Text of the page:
1. Welcome Hearth.com Guests and Visitors - Please enjoy our forums!
    Hearth.com GOLD Sponsors who help bring the site content to you:
    Hearthstone Soapstone and Cast-Iron stoves( Wood, Gas or Pellet Stoves and Inserts)
    Caluwe - Passion for Fire and Water ( Pellet and Wood Hydronic and Space Heating)

What if, the worlds oil reserves ran out tomorrow!

Post in 'The Green Room' started by mtcates, May 14, 2011.

  1. mesuno

    mesuno Member

    Joined:
    Oct 14, 2010
    Messages:
    165
    Loc:
    UK
    In the second world war there were a large number of cars converted to run on wood gas - all it takes is some fabrication skills and dry firewood. Do we know anyone with dry firewood or large supplies of sawdust?

    I can just see a cunning chainsaw conversion too...

    Helpful Sponsor Ads!





  2. woodchip

    woodchip Minister of Fire

    Joined:
    Dec 6, 2010
    Messages:
    1,389
    Loc:
    Broadstone England
    [If everything goes down tomorrow, the thought of I'll be alright with a stash of wood, a decent veg plot, and a cellarful of wine sounds great until you realise that I'll probably have to sit up day and night guarding it from marauding hordes.

    Unless I can get a few of Gary's blow up dolls in combat gear standing round like a load of sentries.......... ;-)
  3. Wade A.

    Wade A. Feeling the Heat

    Joined:
    Nov 4, 2010
    Messages:
    360
    Loc:
    South
    What you'll mostly find on the internet concerning this subject is dichotomy of predictions proposed by the "Cornucopians" and the "Apocalyptics." The first group believes that the divine granted mankind an open license to exploit resources that are infinite, and the second believe that we are always one black swan event from excrement in the ventilator. I've come to appreciate that the probable outcome is neither of these scenarios. It is going to be a long, long descent, and it will happen at different rates for different groups and individuals. Some have already started down that path, others are luckier. Already the world is beginning to look a whole lot different than it did just 20 years ago, and the differences are not superficial. Look for that to accelerate, I think. But, whatever theory you subscribe to, yeah, blow-up dolls will always command a premium price. Go long.
  4. Jags

    Jags Moderate Moderator Staff Member

    Joined:
    Aug 2, 2006
    Messages:
    15,044
    Loc:
    Northern IL
    Hoisin sauce was designed to make ANY meat palatable.
  5. Later

    Later New Member

    Joined:
    Jan 30, 2009
    Messages:
    456
    Kinda like the plague but more violent.
  6. moosetrek

    moosetrek New Member

    Joined:
    Oct 22, 2008
    Messages:
    550
    Loc:
    WY - East of Cheyenne
    I guess I'm not sure why it would be such a problem; I mean the world did just fine (relatively, of course) for centuries, science will continue to evolve and smart people will continue to solve problems - we have many of both... We'd still have substantial power (coal fired power plants, which power the coal mining equipment), and after the great calamity of adjustment I think we'd figure out some new resource to overuse. The hardest challenge would be areas where people have never had to think about these things, places where the government comes in and "fixes it" with a check or a new home. Out here we're probably a couple generations closer to that way of life. Not that it wouldn't be a great shift; many of the ranches and outlying areas depend on driving, tractors, atvs, etc. but most still have horses, many lose power easily and lots of places are snowed in for days and it's just part of life. On the other hand, it's a lot easier to be self-sufficient on a 50,000 acre ranch than a condo in Connecticut. It really depends where you live, and what you learned to do. I thank my parents for teaching me how to fish, hunt, cut wood, and mostly how to solve problems with what I have on hand.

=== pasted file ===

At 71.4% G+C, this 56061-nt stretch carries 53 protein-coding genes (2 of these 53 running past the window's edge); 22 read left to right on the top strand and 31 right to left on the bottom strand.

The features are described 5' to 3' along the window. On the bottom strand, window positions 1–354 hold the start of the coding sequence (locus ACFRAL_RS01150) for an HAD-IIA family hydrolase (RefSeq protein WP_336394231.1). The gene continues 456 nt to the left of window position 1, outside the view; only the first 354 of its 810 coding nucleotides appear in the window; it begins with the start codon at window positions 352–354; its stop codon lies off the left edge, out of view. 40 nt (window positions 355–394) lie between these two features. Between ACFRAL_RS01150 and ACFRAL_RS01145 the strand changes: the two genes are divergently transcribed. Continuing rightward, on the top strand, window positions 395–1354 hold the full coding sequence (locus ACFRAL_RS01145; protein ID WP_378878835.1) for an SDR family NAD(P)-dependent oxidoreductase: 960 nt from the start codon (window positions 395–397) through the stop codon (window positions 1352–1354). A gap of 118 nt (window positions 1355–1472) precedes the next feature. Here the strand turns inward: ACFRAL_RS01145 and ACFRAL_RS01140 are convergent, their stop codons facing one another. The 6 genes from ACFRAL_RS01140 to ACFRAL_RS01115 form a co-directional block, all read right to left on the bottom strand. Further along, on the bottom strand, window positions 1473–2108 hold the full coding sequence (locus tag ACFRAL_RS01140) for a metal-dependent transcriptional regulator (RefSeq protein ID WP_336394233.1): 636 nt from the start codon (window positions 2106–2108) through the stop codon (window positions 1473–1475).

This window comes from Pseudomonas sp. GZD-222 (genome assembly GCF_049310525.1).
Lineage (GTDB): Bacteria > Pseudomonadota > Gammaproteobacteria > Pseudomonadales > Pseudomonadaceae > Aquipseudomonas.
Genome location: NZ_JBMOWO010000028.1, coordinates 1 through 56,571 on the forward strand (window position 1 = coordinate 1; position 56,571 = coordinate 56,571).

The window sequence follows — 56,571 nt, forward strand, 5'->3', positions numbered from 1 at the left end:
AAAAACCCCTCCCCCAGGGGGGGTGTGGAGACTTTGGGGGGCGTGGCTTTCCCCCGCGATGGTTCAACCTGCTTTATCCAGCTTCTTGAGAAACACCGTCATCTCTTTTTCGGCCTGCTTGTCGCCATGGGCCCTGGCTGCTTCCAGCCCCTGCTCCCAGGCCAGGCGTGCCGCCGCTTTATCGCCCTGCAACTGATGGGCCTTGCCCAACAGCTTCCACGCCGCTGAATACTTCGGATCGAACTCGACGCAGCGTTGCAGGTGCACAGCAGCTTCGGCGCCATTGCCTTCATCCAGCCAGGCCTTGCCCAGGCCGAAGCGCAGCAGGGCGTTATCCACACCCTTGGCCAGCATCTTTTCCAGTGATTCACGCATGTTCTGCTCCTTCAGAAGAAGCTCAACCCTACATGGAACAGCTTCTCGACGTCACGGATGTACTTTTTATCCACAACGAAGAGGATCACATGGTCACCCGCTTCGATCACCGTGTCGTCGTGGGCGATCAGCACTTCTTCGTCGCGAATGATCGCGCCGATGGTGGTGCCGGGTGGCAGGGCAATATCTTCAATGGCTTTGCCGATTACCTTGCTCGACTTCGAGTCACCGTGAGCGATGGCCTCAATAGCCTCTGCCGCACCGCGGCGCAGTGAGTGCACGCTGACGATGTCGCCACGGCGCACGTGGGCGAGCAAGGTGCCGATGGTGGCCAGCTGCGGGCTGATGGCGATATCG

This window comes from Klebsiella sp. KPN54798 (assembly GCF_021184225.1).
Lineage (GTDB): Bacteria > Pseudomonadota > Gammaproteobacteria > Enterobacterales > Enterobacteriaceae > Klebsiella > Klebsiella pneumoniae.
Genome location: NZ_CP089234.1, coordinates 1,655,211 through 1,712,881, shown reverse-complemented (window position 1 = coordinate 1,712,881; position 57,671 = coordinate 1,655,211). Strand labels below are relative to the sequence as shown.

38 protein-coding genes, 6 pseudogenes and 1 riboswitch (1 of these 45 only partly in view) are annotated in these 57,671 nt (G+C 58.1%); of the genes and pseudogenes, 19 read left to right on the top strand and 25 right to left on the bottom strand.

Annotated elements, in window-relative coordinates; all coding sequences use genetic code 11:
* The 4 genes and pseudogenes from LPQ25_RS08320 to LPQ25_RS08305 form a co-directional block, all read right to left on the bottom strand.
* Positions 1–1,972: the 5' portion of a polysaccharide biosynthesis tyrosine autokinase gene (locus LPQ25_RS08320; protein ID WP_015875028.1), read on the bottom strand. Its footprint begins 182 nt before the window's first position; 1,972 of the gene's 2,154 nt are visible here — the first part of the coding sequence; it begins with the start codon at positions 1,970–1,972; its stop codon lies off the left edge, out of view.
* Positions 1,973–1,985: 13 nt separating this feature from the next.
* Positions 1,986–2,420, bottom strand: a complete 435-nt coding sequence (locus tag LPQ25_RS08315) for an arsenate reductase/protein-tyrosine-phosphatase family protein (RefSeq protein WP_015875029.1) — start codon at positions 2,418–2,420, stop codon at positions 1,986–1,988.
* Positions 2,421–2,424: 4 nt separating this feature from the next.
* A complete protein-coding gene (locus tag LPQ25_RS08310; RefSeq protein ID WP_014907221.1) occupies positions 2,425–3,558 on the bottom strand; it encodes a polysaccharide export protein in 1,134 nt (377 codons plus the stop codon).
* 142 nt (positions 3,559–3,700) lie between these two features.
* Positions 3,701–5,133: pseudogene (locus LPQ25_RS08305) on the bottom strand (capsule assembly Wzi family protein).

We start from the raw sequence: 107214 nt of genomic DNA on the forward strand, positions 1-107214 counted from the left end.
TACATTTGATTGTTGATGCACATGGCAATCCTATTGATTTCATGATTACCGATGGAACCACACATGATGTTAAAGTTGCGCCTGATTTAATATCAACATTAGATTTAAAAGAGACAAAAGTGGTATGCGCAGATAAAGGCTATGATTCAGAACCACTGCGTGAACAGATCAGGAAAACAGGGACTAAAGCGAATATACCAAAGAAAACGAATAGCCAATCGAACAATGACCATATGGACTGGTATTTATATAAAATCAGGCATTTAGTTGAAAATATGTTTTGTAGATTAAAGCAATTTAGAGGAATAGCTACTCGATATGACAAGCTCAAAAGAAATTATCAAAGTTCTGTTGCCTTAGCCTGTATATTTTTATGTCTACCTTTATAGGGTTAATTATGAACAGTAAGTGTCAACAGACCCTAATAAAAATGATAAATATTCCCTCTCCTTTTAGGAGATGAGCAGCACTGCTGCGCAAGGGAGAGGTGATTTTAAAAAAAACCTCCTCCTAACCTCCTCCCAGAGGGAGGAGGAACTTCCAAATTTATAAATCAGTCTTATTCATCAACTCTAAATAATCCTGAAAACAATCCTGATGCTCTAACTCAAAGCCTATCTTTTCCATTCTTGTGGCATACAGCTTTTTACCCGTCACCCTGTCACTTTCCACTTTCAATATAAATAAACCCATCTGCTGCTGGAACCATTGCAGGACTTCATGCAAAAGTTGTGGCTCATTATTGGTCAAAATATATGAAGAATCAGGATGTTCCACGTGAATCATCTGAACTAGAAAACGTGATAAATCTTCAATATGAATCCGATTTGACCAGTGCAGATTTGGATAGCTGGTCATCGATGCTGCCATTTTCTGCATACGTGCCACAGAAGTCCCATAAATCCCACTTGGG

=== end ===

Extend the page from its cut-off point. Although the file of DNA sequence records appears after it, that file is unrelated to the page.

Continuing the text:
Oh... "soylent green is people!"
  7. woodchip

    woodchip Minister of Fire

    Joined:
    Dec 6, 2010
    Messages:
    1,389
    Loc:
    Broadstone England
    Being self reliant is one of the best virtues anybody can have, or develop.

    It's actually amazing how quickly people have become dependant on something, and generally been weaned off the old ways of doing things.

    Wanting a comfortable lifestyle with everything at the flick of a switch certainly has it's price ;-)
  8. Fsappo

    Fsappo Minister of Fire

    Joined:
    Apr 9, 2008
    Messages:
    3,590
    Loc:
    Central NY
    I'll barter ya a wood cook stove. If the SHTF just head to our warehouse. Bring something good to trade.
  9. Jags

    Jags Moderate Moderator Staff Member

    Joined:
    Aug 2, 2006
    Messages:
    15,044
    Loc:
    Northern IL
    I always figured that if I had to, I could fashion a cook stove in a short time that would use the IR as a heat source. Between the solid fuel weber, the smoker (can be wood fired and be used as an "oven") and the cooktop on the IR, I could pretty much cook anything I want.
  10. woodchip

    woodchip Minister of Fire

    Joined:
    Dec 6, 2010
    Messages:
    1,389
    Loc:
    Broadstone England
    I've often thought that Saxon re-enactment groups over here would be ok in a survival situation, they have basic knowledge of food, cooking, and the gear to get on with it.

    They go round castles and historic places at weekends demonstrating how to do things the old way.

    I suspect most of them hate going back to the 21st century office on Monday mornings ;-)

    http://www.regia.org/main.htm
  11. zzr7ky

    zzr7ky Minister of Fire

    Joined:
    Jun 12, 2006
    Messages:
    1,052
    I suspect the value of my 2 man cross cut saws would rise sharply.

    If there were severe disruptions for long, substancial chaos would ensue. The masses have been trained that rioting is acceptable.

    Being raised in the bush, and later educated as and Engineer, I'm not fast but as Larry the Cable Guy sez I "Git 'er Done" one way or another.
  12. DaveH9

    DaveH9 Member

    Joined:
    Jun 11, 2009
    Messages:
    69
    Loc:
    NW CT